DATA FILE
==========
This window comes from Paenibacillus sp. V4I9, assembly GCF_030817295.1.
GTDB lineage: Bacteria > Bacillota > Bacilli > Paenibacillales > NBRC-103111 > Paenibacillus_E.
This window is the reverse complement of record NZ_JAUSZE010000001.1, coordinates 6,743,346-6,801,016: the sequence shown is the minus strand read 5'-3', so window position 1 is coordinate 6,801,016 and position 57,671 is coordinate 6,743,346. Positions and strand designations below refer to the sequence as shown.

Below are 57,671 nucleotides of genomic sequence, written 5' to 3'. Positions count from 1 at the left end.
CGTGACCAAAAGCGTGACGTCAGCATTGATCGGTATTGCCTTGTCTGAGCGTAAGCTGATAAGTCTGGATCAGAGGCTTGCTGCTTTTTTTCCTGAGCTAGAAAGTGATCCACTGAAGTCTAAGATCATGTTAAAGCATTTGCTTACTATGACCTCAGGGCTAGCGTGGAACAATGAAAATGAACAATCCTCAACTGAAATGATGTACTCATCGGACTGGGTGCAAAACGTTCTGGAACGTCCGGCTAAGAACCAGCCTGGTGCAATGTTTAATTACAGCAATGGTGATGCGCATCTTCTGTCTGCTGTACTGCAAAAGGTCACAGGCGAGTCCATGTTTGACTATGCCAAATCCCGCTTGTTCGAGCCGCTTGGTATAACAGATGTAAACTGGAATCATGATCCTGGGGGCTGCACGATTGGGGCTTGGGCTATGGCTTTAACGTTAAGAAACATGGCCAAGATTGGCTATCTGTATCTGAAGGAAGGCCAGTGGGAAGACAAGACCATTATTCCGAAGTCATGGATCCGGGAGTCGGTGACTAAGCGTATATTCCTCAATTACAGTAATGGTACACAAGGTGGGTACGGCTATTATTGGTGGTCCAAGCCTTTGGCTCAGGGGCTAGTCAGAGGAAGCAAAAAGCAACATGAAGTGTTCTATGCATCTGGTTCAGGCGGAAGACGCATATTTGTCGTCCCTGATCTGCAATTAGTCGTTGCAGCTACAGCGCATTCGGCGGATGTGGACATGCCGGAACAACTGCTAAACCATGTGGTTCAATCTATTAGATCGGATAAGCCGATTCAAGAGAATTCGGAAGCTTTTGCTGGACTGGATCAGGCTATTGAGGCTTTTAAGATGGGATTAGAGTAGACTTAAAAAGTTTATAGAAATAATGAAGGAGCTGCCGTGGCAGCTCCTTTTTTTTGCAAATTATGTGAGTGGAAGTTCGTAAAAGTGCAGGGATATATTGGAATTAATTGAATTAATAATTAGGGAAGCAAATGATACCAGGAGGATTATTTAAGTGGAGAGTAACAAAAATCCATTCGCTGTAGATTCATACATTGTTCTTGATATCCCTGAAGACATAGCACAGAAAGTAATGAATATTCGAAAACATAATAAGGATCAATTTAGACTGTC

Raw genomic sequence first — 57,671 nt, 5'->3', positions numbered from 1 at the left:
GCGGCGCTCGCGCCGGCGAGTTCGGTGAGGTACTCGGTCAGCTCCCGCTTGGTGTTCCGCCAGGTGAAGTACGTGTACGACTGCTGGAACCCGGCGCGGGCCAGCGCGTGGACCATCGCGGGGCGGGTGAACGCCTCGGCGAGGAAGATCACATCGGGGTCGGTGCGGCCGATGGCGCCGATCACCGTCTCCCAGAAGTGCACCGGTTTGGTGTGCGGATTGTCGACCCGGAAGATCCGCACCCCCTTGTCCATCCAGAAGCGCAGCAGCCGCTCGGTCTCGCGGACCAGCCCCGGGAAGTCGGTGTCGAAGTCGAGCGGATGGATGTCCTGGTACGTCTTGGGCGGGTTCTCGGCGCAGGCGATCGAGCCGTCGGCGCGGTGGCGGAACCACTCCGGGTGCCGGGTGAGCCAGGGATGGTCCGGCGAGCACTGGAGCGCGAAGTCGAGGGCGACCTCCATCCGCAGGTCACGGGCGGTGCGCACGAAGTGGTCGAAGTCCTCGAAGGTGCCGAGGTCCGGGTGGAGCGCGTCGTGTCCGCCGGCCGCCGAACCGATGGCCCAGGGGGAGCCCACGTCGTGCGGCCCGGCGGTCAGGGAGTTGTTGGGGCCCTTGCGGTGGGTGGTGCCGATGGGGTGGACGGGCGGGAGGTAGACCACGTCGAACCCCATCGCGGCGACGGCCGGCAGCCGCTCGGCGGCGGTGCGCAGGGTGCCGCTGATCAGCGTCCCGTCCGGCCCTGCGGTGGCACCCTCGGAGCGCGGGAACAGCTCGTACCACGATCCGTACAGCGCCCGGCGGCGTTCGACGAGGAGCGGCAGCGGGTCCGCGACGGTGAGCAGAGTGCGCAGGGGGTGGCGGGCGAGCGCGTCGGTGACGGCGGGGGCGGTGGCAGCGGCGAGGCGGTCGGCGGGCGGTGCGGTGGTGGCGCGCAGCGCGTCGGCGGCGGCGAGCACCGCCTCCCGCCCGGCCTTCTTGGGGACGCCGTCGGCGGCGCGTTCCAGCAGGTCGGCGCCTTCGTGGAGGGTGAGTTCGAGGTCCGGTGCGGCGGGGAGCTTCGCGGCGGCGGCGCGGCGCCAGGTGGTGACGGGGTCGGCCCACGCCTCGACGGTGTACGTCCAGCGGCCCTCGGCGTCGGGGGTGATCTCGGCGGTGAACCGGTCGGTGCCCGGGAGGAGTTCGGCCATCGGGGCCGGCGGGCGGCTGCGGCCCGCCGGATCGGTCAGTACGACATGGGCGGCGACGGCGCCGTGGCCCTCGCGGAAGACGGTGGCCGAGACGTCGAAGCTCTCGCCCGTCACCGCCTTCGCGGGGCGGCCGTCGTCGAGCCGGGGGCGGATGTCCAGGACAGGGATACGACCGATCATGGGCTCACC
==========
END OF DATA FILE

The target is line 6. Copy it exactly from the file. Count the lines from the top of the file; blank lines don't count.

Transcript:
Raw genomic sequence first — 57,671 nt, 5'->3', positions numbered from 1 at the left: